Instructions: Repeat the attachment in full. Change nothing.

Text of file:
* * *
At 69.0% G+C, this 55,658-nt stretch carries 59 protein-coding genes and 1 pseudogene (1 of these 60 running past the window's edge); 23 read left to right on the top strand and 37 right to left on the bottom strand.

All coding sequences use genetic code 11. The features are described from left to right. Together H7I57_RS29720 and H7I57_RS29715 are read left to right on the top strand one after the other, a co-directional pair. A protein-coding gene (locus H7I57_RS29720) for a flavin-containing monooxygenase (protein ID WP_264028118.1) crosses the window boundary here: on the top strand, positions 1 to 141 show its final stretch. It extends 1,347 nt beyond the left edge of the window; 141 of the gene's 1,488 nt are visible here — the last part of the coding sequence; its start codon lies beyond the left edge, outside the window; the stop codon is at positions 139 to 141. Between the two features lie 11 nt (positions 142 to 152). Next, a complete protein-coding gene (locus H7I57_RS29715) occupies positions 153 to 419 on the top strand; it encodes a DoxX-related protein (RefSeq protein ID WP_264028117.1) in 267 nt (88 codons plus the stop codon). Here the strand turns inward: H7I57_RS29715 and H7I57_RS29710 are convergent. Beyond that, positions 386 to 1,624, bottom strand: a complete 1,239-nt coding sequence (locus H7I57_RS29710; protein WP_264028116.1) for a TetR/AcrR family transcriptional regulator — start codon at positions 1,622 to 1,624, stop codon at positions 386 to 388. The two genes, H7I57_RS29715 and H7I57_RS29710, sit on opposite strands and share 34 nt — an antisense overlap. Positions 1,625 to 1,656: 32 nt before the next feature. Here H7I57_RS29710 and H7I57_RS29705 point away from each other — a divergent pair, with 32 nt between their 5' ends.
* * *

At 69.0% G+C, this 55,658-nt stretch carries 59 protein-coding genes and 1 pseudogene (1 of these 60 running past the window's edge); 23 read left to right on the top strand and 37 right to left on the bottom strand.

All coding sequences use genetic code 11. The features are described from left to right. Together H7I57_RS29720 and H7I57_RS29715 are read left to right on the top strand one after the other, a co-directional pair. A protein-coding gene (locus H7I57_RS29720) for a flavin-containing monooxygenase (protein ID WP_264028118.1) crosses the window boundary here: on the top strand, positions 1 to 141 show its final stretch. It extends 1,347 nt beyond the left edge of the window; 141 of the gene's 1,488 nt are visible here — the last part of the coding sequence; its start codon lies beyond the left edge, outside the window; the stop codon is at positions 139 to 141. Between the two features lie 11 nt (positions 142 to 152). Next, a complete protein-coding gene (locus H7I57_RS29715) occupies positions 153 to 419 on the top strand; it encodes a DoxX-related protein (RefSeq protein ID WP_264028117.1) in 267 nt (88 codons plus the stop codon). Here the strand turns inward: H7I57_RS29715 and H7I57_RS29710 are convergent. Beyond that, positions 386 to 1,624, bottom strand: a complete 1,239-nt coding sequence (locus H7I57_RS29710; protein WP_264028116.1) for a TetR/AcrR family transcriptional regulator — start codon at positions 1,622 to 1,624, stop codon at positions 386 to 388. The two genes, H7I57_RS29715 and H7I57_RS29710, sit on opposite strands and share 34 nt — an antisense overlap. Positions 1,625 to 1,656: 32 nt before the next feature. Here H7I57_RS29710 and H7I57_RS29705 point away from each other — a divergent pair, with 32 nt between their 5' ends.